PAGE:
How to Prune Lilacs
If your aging lilac appears lackluster, cut it a break by pruning out its oldest growth to restore its youthful luster.
When considering how to prune lilacs, keep in mind that those shrubs reportedly flower better on newer wood, so you can do them a favor by removing some of the oldest canes. But “newer” is a relative term. Blooms usually don’t appear on wood younger than 3 years old, while 5- to 8-year-old canes generally produce the most flowers.
Therefore, your lilac bush care routine needn’t include pruning for a young shrub, except the deadheading of faded flowers and removal of dead or broken branches. However, once the lilac reaches 6 feet or so in height, it might appreciate rejuvenation pruning.
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When to Prune Lilac Bushes for Regular Maintenance
If you are debating on when to prune lilacs, the simple answer is that they should be pruned within 2 weeks after they finish blooming in spring. Cutting at any other time of year would be a mistake, since it’s during summer that lilac bushes begin making buds, which persist over winter for the next spring’s bloom.
However, should you prefer to prune when the plant is free of foliage, you can do so in late winter, even though you’ll be removing potential flowers that way. No matter which trimming option you choose, follow the steps below to learn how to prune a lilac bush.
BEFORE YOU BEGIN
It helps to know that these steps include routine maintenance pruning (which is minimal for lilacs) and rejuvenation pruning. When applied to pruning lilac bushes, rejuvenation pruning can suggest a drastic cutting back of those shrubs in late winter—to within about 6 inches from the ground—to promote all new growth. However, such extreme measures will eliminate all blooms for at least 1 or 2 years, since lilac buds begin forming soon after they completed their last spring’s bloom.
When trimming lilac bushes for rejuvenation, therefore, most gardeners prefer to remove a third of the oldest canes annually for 3 years. That way, youthful vigor can be restored gradually without eliminating blooms.
Before pruning lilacs, soak the blades of your tools in a sterilizing solution—such as 70 percent rubbing alcohol or Lysol disinfectant—for 5 minutes to prevent the spread of disease. Then, rinse the blades in water and allow them to dry before use.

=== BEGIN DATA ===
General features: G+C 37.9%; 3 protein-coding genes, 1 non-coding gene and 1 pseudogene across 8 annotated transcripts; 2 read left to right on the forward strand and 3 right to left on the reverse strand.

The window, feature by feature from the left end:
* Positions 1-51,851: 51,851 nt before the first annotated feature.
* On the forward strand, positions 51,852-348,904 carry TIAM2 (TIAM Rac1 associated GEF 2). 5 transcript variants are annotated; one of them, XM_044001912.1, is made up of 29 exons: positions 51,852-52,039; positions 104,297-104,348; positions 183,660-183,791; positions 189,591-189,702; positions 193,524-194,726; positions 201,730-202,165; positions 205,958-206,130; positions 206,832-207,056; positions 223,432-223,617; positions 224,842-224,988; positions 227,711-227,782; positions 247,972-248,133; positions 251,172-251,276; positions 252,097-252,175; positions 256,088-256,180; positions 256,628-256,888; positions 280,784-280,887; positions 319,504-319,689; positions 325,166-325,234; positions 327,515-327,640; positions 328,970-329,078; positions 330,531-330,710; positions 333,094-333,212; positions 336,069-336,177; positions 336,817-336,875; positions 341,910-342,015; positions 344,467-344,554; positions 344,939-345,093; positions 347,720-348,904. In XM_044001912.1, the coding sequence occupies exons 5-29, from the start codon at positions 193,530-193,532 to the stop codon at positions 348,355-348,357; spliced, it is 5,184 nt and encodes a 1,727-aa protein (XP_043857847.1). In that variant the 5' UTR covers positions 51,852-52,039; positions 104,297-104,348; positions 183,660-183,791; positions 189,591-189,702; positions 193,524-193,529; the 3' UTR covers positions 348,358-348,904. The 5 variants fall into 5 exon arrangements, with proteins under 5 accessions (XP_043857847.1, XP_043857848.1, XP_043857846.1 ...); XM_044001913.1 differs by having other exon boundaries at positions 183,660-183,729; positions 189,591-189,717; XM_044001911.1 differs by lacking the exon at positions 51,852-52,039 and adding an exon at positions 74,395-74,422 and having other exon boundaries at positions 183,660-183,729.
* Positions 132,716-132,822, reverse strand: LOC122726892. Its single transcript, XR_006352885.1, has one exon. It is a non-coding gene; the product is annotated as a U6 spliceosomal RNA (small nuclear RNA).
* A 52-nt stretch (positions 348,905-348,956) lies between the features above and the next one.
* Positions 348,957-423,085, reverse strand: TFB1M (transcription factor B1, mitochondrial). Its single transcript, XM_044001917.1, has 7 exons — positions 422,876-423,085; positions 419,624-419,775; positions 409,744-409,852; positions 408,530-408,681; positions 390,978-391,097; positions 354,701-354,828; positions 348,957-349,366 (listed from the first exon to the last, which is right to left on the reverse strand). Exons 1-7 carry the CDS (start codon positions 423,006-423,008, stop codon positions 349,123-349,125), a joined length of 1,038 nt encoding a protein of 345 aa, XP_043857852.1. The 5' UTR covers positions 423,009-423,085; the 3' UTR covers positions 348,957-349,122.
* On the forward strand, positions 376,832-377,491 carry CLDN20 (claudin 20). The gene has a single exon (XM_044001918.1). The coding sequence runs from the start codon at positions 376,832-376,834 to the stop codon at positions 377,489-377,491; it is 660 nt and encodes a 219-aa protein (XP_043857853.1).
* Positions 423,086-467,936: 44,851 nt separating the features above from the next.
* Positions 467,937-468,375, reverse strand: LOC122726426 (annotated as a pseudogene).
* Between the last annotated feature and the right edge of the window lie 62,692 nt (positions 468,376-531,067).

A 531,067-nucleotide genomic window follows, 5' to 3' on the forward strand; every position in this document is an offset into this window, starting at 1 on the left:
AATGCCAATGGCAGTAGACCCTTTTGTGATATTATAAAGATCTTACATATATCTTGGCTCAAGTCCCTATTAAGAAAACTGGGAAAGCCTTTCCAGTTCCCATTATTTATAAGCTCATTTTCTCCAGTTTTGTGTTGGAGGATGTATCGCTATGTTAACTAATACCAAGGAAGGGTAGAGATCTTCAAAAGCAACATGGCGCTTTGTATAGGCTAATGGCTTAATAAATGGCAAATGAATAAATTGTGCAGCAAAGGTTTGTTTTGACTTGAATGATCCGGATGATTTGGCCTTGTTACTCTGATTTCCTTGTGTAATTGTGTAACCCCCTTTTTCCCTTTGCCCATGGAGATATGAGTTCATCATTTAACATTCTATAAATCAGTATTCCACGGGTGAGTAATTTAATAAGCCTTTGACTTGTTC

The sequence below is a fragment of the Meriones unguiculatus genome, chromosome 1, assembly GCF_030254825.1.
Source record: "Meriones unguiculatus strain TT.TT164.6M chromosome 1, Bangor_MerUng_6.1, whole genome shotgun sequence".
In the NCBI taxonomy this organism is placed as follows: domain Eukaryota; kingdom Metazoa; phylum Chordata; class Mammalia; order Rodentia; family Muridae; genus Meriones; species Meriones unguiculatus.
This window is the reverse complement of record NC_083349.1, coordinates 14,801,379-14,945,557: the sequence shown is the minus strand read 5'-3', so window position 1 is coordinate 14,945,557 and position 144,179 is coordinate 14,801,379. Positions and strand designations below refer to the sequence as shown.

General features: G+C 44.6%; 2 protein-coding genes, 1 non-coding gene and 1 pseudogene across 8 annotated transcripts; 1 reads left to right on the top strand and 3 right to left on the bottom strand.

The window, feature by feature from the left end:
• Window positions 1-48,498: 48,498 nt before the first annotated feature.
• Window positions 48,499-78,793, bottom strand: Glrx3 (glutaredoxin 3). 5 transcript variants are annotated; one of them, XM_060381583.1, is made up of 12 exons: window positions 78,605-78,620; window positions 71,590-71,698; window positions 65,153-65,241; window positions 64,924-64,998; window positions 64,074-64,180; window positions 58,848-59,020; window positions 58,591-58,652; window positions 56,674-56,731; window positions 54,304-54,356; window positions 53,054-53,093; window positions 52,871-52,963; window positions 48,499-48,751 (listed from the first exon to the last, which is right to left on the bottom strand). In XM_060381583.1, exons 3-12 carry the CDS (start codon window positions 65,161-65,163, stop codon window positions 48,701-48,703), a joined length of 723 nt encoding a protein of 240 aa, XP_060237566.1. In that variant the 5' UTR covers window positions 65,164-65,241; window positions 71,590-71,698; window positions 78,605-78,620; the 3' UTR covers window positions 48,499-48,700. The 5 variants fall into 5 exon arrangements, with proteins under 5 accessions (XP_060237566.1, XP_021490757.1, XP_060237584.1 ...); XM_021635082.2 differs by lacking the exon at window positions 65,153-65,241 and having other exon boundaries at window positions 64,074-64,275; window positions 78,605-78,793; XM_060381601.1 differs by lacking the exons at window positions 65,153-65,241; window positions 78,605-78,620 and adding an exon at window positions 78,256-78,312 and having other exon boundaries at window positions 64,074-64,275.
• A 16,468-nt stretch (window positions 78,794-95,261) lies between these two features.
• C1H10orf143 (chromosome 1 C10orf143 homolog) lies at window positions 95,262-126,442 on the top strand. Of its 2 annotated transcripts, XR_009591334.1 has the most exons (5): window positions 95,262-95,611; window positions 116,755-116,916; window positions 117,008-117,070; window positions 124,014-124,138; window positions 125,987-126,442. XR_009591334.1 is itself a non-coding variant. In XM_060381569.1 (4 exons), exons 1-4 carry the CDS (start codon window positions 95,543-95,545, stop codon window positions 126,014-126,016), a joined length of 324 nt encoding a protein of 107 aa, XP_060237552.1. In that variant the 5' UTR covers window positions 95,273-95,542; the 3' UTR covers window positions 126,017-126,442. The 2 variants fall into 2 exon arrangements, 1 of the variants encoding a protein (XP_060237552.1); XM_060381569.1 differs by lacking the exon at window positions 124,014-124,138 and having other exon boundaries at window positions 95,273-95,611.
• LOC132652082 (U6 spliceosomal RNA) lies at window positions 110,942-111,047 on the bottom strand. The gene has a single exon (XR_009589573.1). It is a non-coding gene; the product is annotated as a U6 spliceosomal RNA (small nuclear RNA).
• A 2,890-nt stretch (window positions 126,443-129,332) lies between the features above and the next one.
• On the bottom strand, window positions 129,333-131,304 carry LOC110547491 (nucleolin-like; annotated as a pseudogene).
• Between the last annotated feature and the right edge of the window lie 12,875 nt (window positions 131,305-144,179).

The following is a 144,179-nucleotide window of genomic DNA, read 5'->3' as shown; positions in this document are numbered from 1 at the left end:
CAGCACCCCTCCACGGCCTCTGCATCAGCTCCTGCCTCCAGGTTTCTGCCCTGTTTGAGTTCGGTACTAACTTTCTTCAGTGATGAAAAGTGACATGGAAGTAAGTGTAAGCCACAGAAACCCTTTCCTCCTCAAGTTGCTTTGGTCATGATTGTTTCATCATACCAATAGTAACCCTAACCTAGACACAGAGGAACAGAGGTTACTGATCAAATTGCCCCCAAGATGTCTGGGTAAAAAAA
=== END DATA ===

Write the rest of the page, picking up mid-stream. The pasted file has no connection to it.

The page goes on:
STEP 1: Deadhead your lilac bushes by removing faded flowers.
Begin pruning lilac bushes by removing all of the shriveled blooms as they fade. To do so, find the first pair of leaves beneath a faded flower cluster and snip just above those leaves. You should be able to use bypass pruning shears for this, unless the stems are larger than ¼ inch in diameter. In that case, try bypass loppers instead.
STEP 2: Remove dead, broken, larvae-infested, or rubbing canes at the base.
For the next phase of your lilac care routine, remove any canes that appear damaged or infested with pests such as the lilac borer. (Small holes at the bases of shoots, accompanied by sawdust, often indicate borers.) Where two canes are rubbing together, remove the weakest one to prevent it from damaging the stronger one.
STEP 3: To rejuvenate the bush, prune 1/3 of its old canes.
If your bush has aged enough to require rejuvenation pruning, cut out a third of the oldest (largest in diameter) canes, snipping them off at the base. You probably will need bypass loppers instead of bypass pruning shears for this. For canes larger than an inch in diameter, use a pruning saw instead.
STEP 4: Remove all suckers on grafted bushes and most suckers on others.
If your lilac is a grafted shrub, your lilac bush trimming procedure should include removing all of the suckers (new shoots that spring up at the base of the plant). Unless you’re growing a living fence, remove most of the suckers for a bush growing on its own roots, leaving only enough suckers to replace the older canes that you pruned.
STEP 5: Remove another 1/3 of the oldest canes annually for 3 years.
After your lilac is a few years old or about 6 feet tall, remove another third of the old canes during the next spring, and repeat the process once more the following spring. Once all of the oldest growth has been cut out, you can allow the shrub to grow unchecked for about 3 years, after which point you should repeat the rejuvenation process.
STEP 6: Propagate new bushes with your lilac cuttings (optional).
If you are looking for information on how to propagate lilacs, keep in mind that the cuttings should be at just the right stage to root properly. Those that snap promptly when you bend them are the best fit for propagation. If the cuttings are too young and tender or too old and tough to snap, they probably won’t work. Snip 3- to 5-inch cuttings with at least two leaf nodes each and follow these directions for rooting softwood cuttings.